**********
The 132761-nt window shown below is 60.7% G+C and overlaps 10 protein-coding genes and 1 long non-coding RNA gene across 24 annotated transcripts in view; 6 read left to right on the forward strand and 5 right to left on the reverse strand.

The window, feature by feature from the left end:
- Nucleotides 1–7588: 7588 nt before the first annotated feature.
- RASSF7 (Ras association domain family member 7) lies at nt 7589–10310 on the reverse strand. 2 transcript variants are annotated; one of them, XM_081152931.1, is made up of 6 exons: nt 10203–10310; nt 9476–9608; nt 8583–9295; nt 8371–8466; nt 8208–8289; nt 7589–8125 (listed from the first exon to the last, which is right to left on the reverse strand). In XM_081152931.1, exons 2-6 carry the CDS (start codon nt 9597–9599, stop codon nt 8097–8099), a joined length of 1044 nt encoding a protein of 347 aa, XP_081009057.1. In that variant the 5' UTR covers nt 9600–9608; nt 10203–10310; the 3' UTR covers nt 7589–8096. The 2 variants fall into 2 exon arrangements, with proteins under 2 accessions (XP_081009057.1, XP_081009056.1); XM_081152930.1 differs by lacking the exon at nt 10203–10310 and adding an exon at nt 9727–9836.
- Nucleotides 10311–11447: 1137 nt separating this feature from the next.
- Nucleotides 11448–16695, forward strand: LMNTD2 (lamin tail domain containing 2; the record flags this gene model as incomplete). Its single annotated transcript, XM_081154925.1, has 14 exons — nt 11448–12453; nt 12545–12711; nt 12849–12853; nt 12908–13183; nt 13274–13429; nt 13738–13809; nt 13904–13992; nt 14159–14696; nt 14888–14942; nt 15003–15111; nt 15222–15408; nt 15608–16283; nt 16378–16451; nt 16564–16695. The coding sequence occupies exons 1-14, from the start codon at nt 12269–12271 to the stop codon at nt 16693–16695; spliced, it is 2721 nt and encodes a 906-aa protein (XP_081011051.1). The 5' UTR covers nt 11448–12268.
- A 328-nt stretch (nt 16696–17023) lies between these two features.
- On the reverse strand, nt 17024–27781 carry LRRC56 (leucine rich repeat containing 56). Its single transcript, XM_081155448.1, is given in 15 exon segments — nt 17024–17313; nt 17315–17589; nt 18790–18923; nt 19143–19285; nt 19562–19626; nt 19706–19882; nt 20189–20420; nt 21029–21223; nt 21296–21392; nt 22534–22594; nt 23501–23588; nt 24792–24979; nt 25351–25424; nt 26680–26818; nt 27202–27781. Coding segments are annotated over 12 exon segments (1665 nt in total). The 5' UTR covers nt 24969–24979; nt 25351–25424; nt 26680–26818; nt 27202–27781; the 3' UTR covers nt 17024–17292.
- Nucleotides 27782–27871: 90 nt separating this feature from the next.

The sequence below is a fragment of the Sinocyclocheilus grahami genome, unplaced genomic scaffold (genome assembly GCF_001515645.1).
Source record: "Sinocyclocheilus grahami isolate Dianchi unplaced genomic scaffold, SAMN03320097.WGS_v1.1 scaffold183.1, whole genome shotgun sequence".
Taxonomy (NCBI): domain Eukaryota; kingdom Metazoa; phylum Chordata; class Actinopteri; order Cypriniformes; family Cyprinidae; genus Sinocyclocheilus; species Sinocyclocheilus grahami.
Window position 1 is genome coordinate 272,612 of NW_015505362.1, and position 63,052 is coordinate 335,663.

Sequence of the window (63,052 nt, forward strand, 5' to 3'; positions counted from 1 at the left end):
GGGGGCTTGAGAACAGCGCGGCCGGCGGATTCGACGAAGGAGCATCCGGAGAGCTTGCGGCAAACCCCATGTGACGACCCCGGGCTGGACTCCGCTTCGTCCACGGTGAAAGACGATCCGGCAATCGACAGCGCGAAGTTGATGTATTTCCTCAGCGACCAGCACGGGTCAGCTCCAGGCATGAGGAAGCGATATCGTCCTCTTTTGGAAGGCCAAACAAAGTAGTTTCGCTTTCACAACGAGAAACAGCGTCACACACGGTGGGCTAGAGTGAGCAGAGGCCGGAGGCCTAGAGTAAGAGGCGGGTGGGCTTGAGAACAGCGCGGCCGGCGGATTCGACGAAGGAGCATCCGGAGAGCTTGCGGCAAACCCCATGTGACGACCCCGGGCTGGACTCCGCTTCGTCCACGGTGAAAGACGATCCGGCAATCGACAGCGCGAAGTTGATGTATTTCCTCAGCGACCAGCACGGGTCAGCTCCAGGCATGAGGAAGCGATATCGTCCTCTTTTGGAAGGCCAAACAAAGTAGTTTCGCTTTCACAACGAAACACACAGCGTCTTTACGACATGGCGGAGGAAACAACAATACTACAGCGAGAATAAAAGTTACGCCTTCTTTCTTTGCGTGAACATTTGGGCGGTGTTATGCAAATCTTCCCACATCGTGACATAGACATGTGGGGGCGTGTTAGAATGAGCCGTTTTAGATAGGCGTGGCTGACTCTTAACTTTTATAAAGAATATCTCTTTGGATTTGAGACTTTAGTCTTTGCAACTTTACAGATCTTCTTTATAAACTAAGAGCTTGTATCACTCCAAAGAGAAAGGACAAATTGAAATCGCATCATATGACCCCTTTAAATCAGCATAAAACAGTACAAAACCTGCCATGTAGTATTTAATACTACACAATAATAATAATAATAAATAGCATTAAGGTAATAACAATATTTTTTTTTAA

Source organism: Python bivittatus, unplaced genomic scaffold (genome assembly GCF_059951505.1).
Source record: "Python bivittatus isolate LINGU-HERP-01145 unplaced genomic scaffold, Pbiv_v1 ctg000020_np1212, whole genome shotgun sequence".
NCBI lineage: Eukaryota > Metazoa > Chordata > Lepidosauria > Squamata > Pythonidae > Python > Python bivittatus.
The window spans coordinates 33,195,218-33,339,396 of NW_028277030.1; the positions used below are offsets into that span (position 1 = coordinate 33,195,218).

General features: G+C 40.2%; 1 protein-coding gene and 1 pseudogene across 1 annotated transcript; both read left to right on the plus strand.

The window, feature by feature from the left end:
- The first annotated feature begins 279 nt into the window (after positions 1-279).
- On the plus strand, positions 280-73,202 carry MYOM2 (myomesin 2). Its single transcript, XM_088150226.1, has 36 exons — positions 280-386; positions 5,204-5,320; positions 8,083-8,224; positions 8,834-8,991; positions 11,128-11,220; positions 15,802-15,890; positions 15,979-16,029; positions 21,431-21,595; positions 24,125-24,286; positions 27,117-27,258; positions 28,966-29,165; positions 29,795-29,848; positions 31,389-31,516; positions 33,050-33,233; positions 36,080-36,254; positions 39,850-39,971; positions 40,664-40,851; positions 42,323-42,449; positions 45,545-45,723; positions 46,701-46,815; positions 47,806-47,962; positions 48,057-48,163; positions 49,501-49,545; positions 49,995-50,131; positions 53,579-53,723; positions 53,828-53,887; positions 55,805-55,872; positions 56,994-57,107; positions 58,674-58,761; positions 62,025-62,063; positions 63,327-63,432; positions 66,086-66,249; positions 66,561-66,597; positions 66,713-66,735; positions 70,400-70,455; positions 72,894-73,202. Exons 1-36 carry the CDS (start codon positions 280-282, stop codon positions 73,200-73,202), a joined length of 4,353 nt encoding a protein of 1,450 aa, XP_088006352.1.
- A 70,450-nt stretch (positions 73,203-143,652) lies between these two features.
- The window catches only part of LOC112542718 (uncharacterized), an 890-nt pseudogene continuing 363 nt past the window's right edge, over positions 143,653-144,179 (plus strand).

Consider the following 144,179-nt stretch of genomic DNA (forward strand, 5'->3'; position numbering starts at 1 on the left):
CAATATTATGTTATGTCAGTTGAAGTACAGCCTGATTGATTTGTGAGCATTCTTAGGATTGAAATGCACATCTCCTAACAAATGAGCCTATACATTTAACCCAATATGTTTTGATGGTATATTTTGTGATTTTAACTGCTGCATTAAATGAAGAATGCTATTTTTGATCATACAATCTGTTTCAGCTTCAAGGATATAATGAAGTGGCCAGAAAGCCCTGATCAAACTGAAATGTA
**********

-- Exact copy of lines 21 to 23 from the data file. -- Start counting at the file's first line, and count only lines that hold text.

The window, feature by feature from the left end:
- The first annotated feature begins 279 nt into the window (after positions 1-279).
- On the plus strand, positions 280-73,202 carry MYOM2 (myomesin 2). Its single transcript, XM_088150226.1, has 36 exons — positions 280-386; positions 5,204-5,320; positions 8,083-8,224; positions 8,834-8,991; positions 11,128-11,220; positions 15,802-15,890; positions 15,979-16,029; positions 21,431-21,595; positions 24,125-24,286; positions 27,117-27,258; positions 28,966-29,165; positions 29,795-29,848; positions 31,389-31,516; positions 33,050-33,233; positions 36,080-36,254; positions 39,850-39,971; positions 40,664-40,851; positions 42,323-42,449; positions 45,545-45,723; positions 46,701-46,815; positions 47,806-47,962; positions 48,057-48,163; positions 49,501-49,545; positions 49,995-50,131; positions 53,579-53,723; positions 53,828-53,887; positions 55,805-55,872; positions 56,994-57,107; positions 58,674-58,761; positions 62,025-62,063; positions 63,327-63,432; positions 66,086-66,249; positions 66,561-66,597; positions 66,713-66,735; positions 70,400-70,455; positions 72,894-73,202. Exons 1-36 carry the CDS (start codon positions 280-282, stop codon positions 73,200-73,202), a joined length of 4,353 nt encoding a protein of 1,450 aa, XP_088006352.1.